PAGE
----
Do a search and make sure that you have only used content once on your site. Don’t duplicate anything, including product descriptions – if your filtering puts the same products available at different URLs you need to be able to annotate the canonical version. No duplicate content on other subdomains or any other site that the business may own. Even print-friendly versions of pages can be counted against you.

4. Indexing and Accessibility


Be careful with what you block here – some internal resources and admin pages are fine (though this by no means secures them), but it is no longer advisable to block your Javascript and CSS pages. In fact, doing so nowadays may raise suspicions.

You should also reference the location of your sitemap (or sitemap index if you are using multiple ones).

Turn off CSS, JavaScript and cookies

Now check that all the links work and that content is still there. This is a good test of how robots may see the site because though their capabilities get more comprehensive all the time. you can’t trust they’ll be as capable as a human visitor.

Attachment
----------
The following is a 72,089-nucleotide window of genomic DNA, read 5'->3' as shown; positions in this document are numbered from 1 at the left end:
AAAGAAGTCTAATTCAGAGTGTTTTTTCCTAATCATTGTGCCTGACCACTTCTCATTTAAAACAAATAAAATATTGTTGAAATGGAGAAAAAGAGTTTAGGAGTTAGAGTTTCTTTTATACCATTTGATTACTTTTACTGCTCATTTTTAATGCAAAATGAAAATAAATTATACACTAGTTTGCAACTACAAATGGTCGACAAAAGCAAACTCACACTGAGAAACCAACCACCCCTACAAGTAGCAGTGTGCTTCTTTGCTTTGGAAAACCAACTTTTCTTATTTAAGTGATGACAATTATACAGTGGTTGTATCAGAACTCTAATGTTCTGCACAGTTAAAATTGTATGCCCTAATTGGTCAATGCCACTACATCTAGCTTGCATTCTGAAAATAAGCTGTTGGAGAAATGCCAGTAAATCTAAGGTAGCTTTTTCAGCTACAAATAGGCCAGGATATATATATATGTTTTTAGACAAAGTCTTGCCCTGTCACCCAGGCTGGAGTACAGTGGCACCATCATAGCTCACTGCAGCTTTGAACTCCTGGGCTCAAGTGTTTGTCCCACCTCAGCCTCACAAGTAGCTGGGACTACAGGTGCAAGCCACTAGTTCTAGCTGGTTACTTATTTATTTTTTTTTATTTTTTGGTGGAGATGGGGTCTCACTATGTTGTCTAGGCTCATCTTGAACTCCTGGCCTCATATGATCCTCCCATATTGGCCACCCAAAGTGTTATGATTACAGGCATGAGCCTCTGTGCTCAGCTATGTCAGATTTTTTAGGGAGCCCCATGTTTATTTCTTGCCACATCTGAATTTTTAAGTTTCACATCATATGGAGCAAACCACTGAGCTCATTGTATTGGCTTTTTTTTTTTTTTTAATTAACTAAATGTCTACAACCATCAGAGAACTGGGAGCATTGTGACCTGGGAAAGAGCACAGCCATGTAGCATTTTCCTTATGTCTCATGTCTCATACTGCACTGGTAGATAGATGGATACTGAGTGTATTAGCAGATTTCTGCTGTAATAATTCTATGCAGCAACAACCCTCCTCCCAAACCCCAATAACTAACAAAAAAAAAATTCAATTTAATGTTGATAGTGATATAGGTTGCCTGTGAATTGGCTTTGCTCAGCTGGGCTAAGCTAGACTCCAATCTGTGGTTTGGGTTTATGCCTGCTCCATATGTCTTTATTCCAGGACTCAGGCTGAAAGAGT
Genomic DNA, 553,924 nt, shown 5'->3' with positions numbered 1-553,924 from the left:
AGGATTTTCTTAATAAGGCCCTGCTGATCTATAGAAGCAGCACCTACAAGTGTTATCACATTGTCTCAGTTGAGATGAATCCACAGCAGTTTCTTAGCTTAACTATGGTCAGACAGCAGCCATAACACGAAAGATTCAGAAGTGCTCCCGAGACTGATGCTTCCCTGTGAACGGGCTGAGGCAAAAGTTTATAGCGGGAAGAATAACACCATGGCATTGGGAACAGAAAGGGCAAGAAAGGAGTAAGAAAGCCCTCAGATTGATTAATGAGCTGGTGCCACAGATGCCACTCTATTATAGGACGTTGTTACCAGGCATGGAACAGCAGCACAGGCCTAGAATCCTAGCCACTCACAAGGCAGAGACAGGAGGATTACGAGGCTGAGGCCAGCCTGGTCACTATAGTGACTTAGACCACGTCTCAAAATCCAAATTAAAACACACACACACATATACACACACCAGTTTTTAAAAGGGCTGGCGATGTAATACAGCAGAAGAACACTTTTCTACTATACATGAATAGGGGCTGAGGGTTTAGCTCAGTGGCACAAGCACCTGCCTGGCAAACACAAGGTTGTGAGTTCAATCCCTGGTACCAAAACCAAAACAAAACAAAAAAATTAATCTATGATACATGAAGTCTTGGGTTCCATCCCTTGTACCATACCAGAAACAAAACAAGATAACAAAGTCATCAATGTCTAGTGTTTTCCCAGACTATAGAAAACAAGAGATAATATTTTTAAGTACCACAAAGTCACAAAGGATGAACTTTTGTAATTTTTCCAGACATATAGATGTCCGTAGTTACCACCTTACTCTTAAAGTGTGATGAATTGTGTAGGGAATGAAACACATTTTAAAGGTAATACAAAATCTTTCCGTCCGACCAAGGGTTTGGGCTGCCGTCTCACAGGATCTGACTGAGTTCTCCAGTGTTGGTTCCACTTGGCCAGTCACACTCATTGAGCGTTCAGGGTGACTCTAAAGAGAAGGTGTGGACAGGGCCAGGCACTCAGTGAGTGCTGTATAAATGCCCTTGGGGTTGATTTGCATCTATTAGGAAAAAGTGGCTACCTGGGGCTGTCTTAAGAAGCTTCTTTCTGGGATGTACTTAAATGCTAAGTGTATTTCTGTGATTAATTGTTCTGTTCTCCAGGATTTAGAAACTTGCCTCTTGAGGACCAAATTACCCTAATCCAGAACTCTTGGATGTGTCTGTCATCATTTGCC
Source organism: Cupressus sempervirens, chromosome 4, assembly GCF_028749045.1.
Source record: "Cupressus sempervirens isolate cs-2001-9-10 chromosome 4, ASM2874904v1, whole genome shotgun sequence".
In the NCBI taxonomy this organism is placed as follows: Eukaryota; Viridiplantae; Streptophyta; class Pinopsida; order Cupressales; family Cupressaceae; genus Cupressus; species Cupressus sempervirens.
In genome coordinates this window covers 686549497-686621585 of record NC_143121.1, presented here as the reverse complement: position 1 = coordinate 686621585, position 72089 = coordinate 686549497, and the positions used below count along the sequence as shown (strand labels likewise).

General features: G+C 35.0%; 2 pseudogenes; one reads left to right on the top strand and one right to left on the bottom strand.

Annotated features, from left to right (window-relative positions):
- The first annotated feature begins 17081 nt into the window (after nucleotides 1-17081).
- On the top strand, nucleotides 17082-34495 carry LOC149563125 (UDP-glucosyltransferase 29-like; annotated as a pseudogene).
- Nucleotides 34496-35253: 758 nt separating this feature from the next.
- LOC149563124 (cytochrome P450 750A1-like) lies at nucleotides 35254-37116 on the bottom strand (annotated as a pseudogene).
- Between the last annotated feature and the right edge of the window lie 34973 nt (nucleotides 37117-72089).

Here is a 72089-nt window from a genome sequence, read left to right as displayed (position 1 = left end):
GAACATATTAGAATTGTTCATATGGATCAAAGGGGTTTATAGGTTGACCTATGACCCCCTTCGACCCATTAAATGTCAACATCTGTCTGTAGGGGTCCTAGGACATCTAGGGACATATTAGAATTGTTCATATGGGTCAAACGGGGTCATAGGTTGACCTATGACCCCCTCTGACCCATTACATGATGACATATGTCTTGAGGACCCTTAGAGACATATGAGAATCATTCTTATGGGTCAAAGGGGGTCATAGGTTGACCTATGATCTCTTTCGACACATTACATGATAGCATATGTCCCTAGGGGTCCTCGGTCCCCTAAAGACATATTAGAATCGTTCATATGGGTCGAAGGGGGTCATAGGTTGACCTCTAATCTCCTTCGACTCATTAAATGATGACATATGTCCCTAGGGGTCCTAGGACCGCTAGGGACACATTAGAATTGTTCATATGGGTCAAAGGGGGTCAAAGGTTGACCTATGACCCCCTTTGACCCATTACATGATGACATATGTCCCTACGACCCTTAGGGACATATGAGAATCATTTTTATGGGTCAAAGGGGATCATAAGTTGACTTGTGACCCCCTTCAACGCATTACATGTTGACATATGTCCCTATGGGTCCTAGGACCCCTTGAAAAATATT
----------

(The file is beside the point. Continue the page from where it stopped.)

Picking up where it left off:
Check for meta robots noindex tag on pages

Make sure that only the right pages have a noindex command such as goal pages.

5. Site Architecture

How many links on a page?

In the majority of cases this should be fewer than 100 – but as with most things SEO, if there’s a good, non-manipulative reason behind it, the rules can be bent – especially if the page is authoritative.

Think about your horizontal and vertical linking structure

Broadly speaking, items of equal importance –let’s say types of clothing on an e-commerce website – should form your horizontal structure. These would be your top-level categories.